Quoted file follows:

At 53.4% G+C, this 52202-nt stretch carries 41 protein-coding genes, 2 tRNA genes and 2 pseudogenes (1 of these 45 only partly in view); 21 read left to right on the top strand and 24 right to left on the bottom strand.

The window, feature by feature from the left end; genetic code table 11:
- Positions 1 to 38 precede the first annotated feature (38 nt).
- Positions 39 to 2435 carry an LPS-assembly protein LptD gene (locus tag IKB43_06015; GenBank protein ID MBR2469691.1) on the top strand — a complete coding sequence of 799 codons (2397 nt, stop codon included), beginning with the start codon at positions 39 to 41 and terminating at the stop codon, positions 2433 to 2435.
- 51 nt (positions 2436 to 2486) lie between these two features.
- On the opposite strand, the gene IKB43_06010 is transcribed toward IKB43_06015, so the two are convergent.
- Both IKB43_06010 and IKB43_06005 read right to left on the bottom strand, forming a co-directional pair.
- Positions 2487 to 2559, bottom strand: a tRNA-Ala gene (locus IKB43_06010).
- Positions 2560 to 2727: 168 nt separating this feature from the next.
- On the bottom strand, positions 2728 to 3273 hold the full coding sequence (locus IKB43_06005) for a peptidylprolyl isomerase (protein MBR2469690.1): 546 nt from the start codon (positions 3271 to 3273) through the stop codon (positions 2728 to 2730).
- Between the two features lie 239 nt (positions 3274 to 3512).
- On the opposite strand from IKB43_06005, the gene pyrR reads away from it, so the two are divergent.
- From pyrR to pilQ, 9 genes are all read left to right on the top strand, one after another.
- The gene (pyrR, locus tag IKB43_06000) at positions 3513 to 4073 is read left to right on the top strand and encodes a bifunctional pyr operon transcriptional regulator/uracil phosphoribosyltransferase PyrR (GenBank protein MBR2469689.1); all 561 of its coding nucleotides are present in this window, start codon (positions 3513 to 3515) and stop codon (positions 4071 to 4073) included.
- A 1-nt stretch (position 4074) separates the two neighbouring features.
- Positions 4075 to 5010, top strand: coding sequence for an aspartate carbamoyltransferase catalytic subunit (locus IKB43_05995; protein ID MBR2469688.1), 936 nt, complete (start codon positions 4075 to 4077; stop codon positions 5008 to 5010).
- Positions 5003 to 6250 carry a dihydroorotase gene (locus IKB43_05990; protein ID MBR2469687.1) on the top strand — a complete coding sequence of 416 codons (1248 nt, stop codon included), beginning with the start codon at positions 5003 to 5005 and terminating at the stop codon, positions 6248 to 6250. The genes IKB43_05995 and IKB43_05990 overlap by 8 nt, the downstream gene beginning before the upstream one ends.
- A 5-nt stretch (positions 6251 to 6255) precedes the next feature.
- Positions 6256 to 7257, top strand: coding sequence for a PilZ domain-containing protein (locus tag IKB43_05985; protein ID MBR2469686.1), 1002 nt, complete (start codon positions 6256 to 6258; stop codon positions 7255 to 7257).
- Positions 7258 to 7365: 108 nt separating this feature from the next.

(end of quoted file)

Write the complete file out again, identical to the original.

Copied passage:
At 53.4% G+C, this 52202-nt stretch carries 41 protein-coding genes, 2 tRNA genes and 2 pseudogenes (1 of these 45 only partly in view); 21 read left to right on the top strand and 24 right to left on the bottom strand.

The window, feature by feature from the left end; genetic code table 11:
- Positions 1 to 38 precede the first annotated feature (38 nt).
- Positions 39 to 2435 carry an LPS-assembly protein LptD gene (locus tag IKB43_06015; GenBank protein ID MBR2469691.1) on the top strand — a complete coding sequence of 799 codons (2397 nt, stop codon included), beginning with the start codon at positions 39 to 41 and terminating at the stop codon, positions 2433 to 2435.
- 51 nt (positions 2436 to 2486) lie between these two features.
- On the opposite strand, the gene IKB43_06010 is transcribed toward IKB43_06015, so the two are convergent.
- Both IKB43_06010 and IKB43_06005 read right to left on the bottom strand, forming a co-directional pair.
- Positions 2487 to 2559, bottom strand: a tRNA-Ala gene (locus IKB43_06010).
- Positions 2560 to 2727: 168 nt separating this feature from the next.
- On the bottom strand, positions 2728 to 3273 hold the full coding sequence (locus IKB43_06005) for a peptidylprolyl isomerase (protein MBR2469690.1): 546 nt from the start codon (positions 3271 to 3273) through the stop codon (positions 2728 to 2730).
- Between the two features lie 239 nt (positions 3274 to 3512).
- On the opposite strand from IKB43_06005, the gene pyrR reads away from it, so the two are divergent.
- From pyrR to pilQ, 9 genes are all read left to right on the top strand, one after another.
- The gene (pyrR, locus tag IKB43_06000) at positions 3513 to 4073 is read left to right on the top strand and encodes a bifunctional pyr operon transcriptional regulator/uracil phosphoribosyltransferase PyrR (GenBank protein MBR2469689.1); all 561 of its coding nucleotides are present in this window, start codon (positions 3513 to 3515) and stop codon (positions 4071 to 4073) included.
- A 1-nt stretch (position 4074) separates the two neighbouring features.
- Positions 4075 to 5010, top strand: coding sequence for an aspartate carbamoyltransferase catalytic subunit (locus IKB43_05995; protein ID MBR2469688.1), 936 nt, complete (start codon positions 4075 to 4077; stop codon positions 5008 to 5010).
- Positions 5003 to 6250 carry a dihydroorotase gene (locus IKB43_05990; protein ID MBR2469687.1) on the top strand — a complete coding sequence of 416 codons (1248 nt, stop codon included), beginning with the start codon at positions 5003 to 5005 and terminating at the stop codon, positions 6248 to 6250. The genes IKB43_05995 and IKB43_05990 overlap by 8 nt, the downstream gene beginning before the upstream one ends.
- A 5-nt stretch (positions 6251 to 6255) precedes the next feature.
- Positions 6256 to 7257, top strand: coding sequence for a PilZ domain-containing protein (locus tag IKB43_05985; protein ID MBR2469686.1), 1002 nt, complete (start codon positions 6256 to 6258; stop codon positions 7255 to 7257).
- Positions 7258 to 7365: 108 nt separating this feature from the next.